Sod is a type of grass that has been allowed to grow before being put in place. The root system keeps it attached and creates an effective seal, preventing water from escaping back into the ground while also providing nutrients through absorption.
Sod is a mature, leafy turf that has been put through the mill of growing and cut into square pieces. Sod or turf has different types, and before going for it, one must have the answer for “what are the different types of sod?” Let’s take a deep dive into this article to know.
Different Types of Sod
Grass maintenance practices vary depending on the location you’re in, climatic conditions, soil type, and what kind of grass has grown there before. Therefore, knowing different sod types will help with your decision-making process to plant something right.
The warm-season grasses (C4 grass) retain their beauty and greenery in hot climates, i.e., southern climates. However, they die due to the long exposure to cold temperatures. Following are the types of warm-season grasses.
Bermuda grass is common in the south and requires plenty of sunshine. This drought, bug-resistant grass can grow in areas with high traffic without any problems. In addition, the coarse texture makes it last longer than most other types.
Bahia grass is perfect for Florida and Southern Atlantic coastlines. It grows best in regions with average temperatures between 60-80 degrees Fahrenheit; however, it will still thrive if planted outside its preferred range (50°F). It requires very little water to stay healthy (make sure not to leave them dry either).
Zoysia is a hardy, reliable grass that grows well in the southern and transitional zone. However, it requires sufficient sunlight and adequate watering to do its best work. Thus, it cannot withstand dry conditions and drought.
Centipede is a slow-growing and low-maintenance grass that performs well in acidic soil. Its shallow roots are vulnerable to bugs.
St. Augustine Grass
This dense green sod is common in the south and does not handle cold weather. Therefore, it is not for high-traffic areas and grows the best in sunny and warm areas.
The cool-season grass (C3 grass) performs best in cold climate regions such as northern and coastal climates. It grows best in fall when the soil temperature is around 10–18℃. The following are the types of cool-season grasses.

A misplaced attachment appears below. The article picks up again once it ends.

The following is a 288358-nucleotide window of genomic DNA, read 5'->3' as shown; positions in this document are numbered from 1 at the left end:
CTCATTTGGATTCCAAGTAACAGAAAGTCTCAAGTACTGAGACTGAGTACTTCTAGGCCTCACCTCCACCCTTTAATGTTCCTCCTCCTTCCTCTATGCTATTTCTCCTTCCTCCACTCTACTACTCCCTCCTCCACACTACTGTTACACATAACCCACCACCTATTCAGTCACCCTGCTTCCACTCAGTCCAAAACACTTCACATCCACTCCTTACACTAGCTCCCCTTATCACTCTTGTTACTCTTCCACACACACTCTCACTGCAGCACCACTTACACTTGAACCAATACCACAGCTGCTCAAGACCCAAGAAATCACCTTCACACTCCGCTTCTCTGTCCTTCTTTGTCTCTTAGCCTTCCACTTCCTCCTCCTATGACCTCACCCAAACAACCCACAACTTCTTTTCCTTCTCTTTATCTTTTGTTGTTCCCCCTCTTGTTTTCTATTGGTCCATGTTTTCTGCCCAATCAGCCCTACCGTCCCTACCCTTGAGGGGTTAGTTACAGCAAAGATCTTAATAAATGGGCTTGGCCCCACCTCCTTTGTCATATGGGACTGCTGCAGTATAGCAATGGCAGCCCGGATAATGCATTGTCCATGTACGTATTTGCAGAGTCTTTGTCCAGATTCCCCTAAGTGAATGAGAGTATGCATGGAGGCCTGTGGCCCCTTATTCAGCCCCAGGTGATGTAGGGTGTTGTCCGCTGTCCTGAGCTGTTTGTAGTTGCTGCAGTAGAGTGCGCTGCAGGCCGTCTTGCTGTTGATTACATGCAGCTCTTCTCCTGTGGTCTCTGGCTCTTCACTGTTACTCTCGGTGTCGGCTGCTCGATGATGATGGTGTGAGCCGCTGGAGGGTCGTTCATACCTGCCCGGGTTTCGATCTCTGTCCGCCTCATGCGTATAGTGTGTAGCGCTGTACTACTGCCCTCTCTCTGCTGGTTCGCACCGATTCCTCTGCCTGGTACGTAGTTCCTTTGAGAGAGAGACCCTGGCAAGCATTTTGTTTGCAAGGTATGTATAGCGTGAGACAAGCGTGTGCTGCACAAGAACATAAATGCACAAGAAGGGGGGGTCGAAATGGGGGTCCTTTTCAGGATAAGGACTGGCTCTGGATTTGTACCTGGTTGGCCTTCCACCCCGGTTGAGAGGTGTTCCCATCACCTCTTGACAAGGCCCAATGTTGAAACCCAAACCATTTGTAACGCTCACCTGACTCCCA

This cool-season grass grows the best in loose soil and with shady conditions. It is one of the most popular grass in the northern parts of America.
Unfortunately, these grass types are prone to leaf spot disease and other similar ailments like Pythium soil infection or sooty mold fungus infections on their leaves.
It needs to be treated with a good fungicide, i.e., Scotts DiseaseEx Lawn Fungicide.
Perennial Ryegrass does not need to be exposed to full sun to survive, and it’s mixed with other types for uniformity. As a result, it can often be found in the south, where plants will go dormant during cold seasons.
Fine Fescues grow in the most shade-loving climates but require more water and maintenance when temperatures exceed 75 degrees Fahrenheit (24 Celsius).
Tall Fescue is the type of turf that grows in bunches instead of a uniform pattern. It’s low maintenance and can handle high traffic very well, making it an excellent choice for sports fields with lots going on around them!
Choose the Right Type of Sod
Before deciding sod type, there may need some research into whether or not your location has an appropriate environment for growing a specific kind. Here we’ve listed a few factors that help you to choose the right grass for your area.
One of the most important things to do when looking for grass is determining what climate you will be placing it in. For example, if your climate is cold throughout the year, certain types will be more appropriate than others: transitional grass such as Kentucky bluegrass, Ryegrass, or Tall Fescue.
For hot and humid climates, you should choose plants or grass which can withstand short periods without water. For example, St. Augustine, Bermuda, Centipede, or Carpet grass retains their rich green color throughout summers due to dense concentrations near roots.
Soil condition is another important factor when sodding your garden. Sod doesn’t work well in acidic soil except for centipede grass. You can choose a grass type that grows well with low pH soil, or you have to increase the pH level by adding organic matter or lime to the soil.
To help us decide the grass type, we need to know how much sun exposure each grass gets. If sunshine isn’t sufficient, Centipede Grasses or St. Augustine may survive long. However, those requiring plenty of sunshine, i.e., Bermuda turf, would not do better in this environment.
The best way to keep your lawn from becoming damaged by foot traffic is by installing the right type of sod. For example, Zoysia grass and Bermuda grass can withstand heavy foot traffic. However, if you have a pet that urinates in the yard, this grass will cause more harm than good as it absorbs nitrogen. Ryegrass/Fescue would be perfect for people who own animals!
To ensure your lawn is in top shape, assess beforehand how much time you can spend on it. For example, some types of turf require more attention, watering or maintenance, while others are easier to take care of.
Sod gives an instant green and luxuriant garden but choosing the right one for your lawn is crucial. The different sod types have specific longevity and retention capacity depending upon the soil type, climate condition, temperature, etc.
- Bermuda grass, Centipede grass, St; Augustine grass, Zoysia grass, Dichondra are different warm-season grasses.
- Kentucky Bluegrass, Fine Fescue grass, Perennial Ryegrass, and Tall Fescue are cool-season grasses.
Please refer to the comment section below and know what is best for your lawn.